CRICO successfully defends its insured in most cases, only paying on about a third of malpractice claims. However, the average size of these payments has grown in recent years consistent with the national trend of seven percent. This growth, together with media reports of shockingly high jury awards in medical malpractice trials from around the country, has some physicians worried about the adequacy of their insurance coverage. They worry that if they are sued, and a jury award exceeds the limits of their malpractice coverage, their personal assets are at risk. It’s a legitimate concern.
Physicians, even those employed by a hospital or practice group, bear individual legal and financial responsibility for malpractice claims, including amounts that exceed the available insurance coverage. Some consider purchasing additional coverage in excess of the underlying CRICO policy. Before doing so, it is important to assess the actual risk in context. First, CRICO coverage limits are among the highest in the country. Indeed, in the local market, only the captive University of Massachusetts insurance program equals the $5 million per claim, $10 million in annual aggregate offered by CRICO. The limits of most insurers are much lower, typically $1 million/$3 million or $2 million/$6 million.
The corollary is that CRICO’s coverage has proved sufficient to pay every settlement made in the company’s 30-year history, and has been exceeded in only about a dozen jury trials during that period. Even where a jury award has exceeded the available coverage, defense counsel has in every instance negotiated post-trial agreements relieving CRICO providers of personal responsibility. So, the higher limits offered by excess insurance have not yet been necessary, nor is there any guarantee those enhanced limits would not be exceeded in any particular case.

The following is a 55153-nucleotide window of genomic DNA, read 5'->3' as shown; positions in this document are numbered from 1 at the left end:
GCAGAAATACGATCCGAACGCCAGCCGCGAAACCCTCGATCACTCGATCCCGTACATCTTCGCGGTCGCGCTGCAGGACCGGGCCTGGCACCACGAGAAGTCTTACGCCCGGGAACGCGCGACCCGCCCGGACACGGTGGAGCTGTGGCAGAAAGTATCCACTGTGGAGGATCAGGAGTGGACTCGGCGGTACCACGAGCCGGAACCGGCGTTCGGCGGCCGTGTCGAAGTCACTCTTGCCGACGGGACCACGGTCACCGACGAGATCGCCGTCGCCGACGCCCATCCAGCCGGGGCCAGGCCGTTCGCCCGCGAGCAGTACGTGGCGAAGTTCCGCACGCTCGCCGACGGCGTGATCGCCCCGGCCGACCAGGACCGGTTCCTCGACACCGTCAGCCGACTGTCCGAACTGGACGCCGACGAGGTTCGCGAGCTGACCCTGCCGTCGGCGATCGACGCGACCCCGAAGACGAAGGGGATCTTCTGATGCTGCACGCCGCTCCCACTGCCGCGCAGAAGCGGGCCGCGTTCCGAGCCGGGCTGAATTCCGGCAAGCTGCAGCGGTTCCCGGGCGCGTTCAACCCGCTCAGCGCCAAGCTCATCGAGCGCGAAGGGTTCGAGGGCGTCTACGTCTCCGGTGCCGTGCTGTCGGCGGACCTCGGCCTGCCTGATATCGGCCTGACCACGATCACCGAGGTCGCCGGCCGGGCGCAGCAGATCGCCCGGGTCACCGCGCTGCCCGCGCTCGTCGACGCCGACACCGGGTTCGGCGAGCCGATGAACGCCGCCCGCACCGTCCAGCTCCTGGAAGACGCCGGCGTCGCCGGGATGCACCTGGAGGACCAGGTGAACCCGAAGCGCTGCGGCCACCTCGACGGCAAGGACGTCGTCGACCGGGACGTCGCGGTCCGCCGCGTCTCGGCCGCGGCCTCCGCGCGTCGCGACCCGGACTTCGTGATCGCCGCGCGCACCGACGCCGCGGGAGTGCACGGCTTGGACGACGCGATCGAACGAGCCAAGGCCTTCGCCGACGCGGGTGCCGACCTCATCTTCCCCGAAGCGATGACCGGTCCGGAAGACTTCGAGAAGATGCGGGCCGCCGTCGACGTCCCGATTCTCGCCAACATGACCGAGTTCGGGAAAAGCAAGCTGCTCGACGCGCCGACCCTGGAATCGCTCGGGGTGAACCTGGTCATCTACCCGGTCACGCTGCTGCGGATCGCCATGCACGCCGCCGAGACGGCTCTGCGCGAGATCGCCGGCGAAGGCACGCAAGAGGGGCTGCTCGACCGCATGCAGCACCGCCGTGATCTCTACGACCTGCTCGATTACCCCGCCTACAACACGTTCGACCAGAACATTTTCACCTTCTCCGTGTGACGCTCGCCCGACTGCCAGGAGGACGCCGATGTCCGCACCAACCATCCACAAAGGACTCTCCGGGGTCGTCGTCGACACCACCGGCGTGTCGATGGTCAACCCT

The most prudent approach is for each provider to perform a risk mitigation assessment. For example, some specialties—such as surgery and obstetrics—are at risk for higher awards than others. Similarly, some commonly held assets—such as equity in a principal residence and ownership of federally-insured retirement funds—are partially or wholly protected by law from the reach of creditors. Where there are substantial, unprotected personal assets at risk, consultation with an estate planner or other financial advisor may be indicated. In cases where we anticipate such risks to our insured, CRICO claim managers suggest they retain personal counsel to advise them during the litigation. The range of risk mitigation options available is much broader before a particular exposure has arisen than after an injury that could give rise to a claim has occurred.
As always, CRICO remains committed to supporting providers before and after serious events.